As much as I've studied this period in Jones' production, I've never taken notice of the genericness of his oaf characters.

You've given me a lot to think about.

I like this era of Chuck's work more than any other because he seemed to rely less on Maurice Noble to sell you on the art for art's sake aspect so that the animators could move the characters less and less.

- trevor.

Anonymous said...
This comment has been removed by a blog administrator.
Nico said...

i love OAFS! Great post John. i wanna watch both of these cartoons right now!!

Dr. Tim said...

John Kricfalusi,

You have the most interesting blog on the internet.

Eric Stefani

Anonymous said...

Hi johnk
just read your new post about oafs and also that bit about "the spongebob picture" acting is movement and change and contrast.
so thats what good animation is made of :)
it was just a tidbit that made me think a little.

Anonymous said...

It amazes me how even the stock, (read generic,) characters of Chuck Jones, and I am assuming some other classic cartoonists, are so much better designed and utilized than almost any of the MAIN characters we see in Dreamworks, Disney, etc., today.

As a kid, I obviously never appreciated the generic oafs in WB cartoons, and always just thought they weren't interesting at all. Glad to be proven wrong. ;)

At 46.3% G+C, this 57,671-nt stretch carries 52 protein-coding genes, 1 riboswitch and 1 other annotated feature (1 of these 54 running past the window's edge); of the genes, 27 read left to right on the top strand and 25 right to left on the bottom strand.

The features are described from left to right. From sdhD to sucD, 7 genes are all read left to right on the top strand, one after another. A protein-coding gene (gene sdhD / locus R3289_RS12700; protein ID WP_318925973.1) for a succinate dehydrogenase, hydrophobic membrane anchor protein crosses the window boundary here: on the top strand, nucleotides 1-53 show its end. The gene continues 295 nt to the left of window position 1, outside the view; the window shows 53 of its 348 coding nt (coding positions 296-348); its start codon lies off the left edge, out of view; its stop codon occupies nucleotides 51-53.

Bitter Animator said...

I'm pretty sure I don't agree at all with what is written on that Spongebob sheet. After many years of animating (mostly poorly) and seeing some people animate really well, and others not so much, one of the things that bugs the hell out of me is movement in a scene that serves no other purpose than to move something. Like somebody bobbing up and down or flailing their limbs out during lip sync, not because it enhances or illustrates the voice track, but because they (or me) are working under the misguided assumption that movement=acting. Or now, with Flash, the antic/settle abuse that goes on. It's movement. It's change. And, often, it's contrast. But it's not acting.


Movement, change and contrast are just tools to get that across. In my mind, they aren't acting itself.

Dave_the_Turnip said...

this was informative and entertaining. I laughed out loud at that picture of the magician in midair, and i haven't seen that bugs cartoon in forever (I especially love the bit when they keep running back and forth but the rooms keep changing).